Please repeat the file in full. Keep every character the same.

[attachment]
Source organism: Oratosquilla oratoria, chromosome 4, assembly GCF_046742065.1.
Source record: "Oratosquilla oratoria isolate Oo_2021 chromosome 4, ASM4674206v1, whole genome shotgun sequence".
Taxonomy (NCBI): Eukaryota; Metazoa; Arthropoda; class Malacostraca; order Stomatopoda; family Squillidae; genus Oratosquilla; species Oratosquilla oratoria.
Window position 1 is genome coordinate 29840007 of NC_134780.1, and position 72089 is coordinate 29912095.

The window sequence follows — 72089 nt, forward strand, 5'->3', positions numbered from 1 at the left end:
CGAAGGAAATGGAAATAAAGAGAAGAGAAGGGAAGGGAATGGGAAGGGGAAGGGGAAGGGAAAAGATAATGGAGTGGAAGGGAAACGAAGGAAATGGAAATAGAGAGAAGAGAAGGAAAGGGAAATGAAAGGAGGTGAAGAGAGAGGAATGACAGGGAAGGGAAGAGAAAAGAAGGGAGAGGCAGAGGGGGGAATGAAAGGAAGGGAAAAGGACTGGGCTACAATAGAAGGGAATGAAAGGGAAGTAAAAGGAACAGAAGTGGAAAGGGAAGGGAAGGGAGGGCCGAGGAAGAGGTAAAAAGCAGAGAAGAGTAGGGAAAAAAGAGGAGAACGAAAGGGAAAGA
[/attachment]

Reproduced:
Source organism: Oratosquilla oratoria, chromosome 4, assembly GCF_046742065.1.
Source record: "Oratosquilla oratoria isolate Oo_2021 chromosome 4, ASM4674206v1, whole genome shotgun sequence".
Taxonomy (NCBI): Eukaryota; Metazoa; Arthropoda; class Malacostraca; order Stomatopoda; family Squillidae; genus Oratosquilla; species Oratosquilla oratoria.
Window position 1 is genome coordinate 29840007 of NC_134780.1, and position 72089 is coordinate 29912095.

The window sequence follows — 72089 nt, forward strand, 5'->3', positions numbered from 1 at the left end:
CGAAGGAAATGGAAATAAAGAGAAGAGAAGGGAAGGGAATGGGAAGGGGAAGGGGAAGGGAAAAGATAATGGAGTGGAAGGGAAACGAAGGAAATGGAAATAGAGAGAAGAGAAGGAAAGGGAAATGAAAGGAGGTGAAGAGAGAGGAATGACAGGGAAGGGAAGAGAAAAGAAGGGAGAGGCAGAGGGGGGAATGAAAGGAAGGGAAAAGGACTGGGCTACAATAGAAGGGAATGAAAGGGAAGTAAAAGGAACAGAAGTGGAAAGGGAAGGGAAGGGAGGGCCGAGGAAGAGGTAAAAAGCAGAGAAGAGTAGGGAAAAAAGAGGAGAACGAAAGGGAAAGA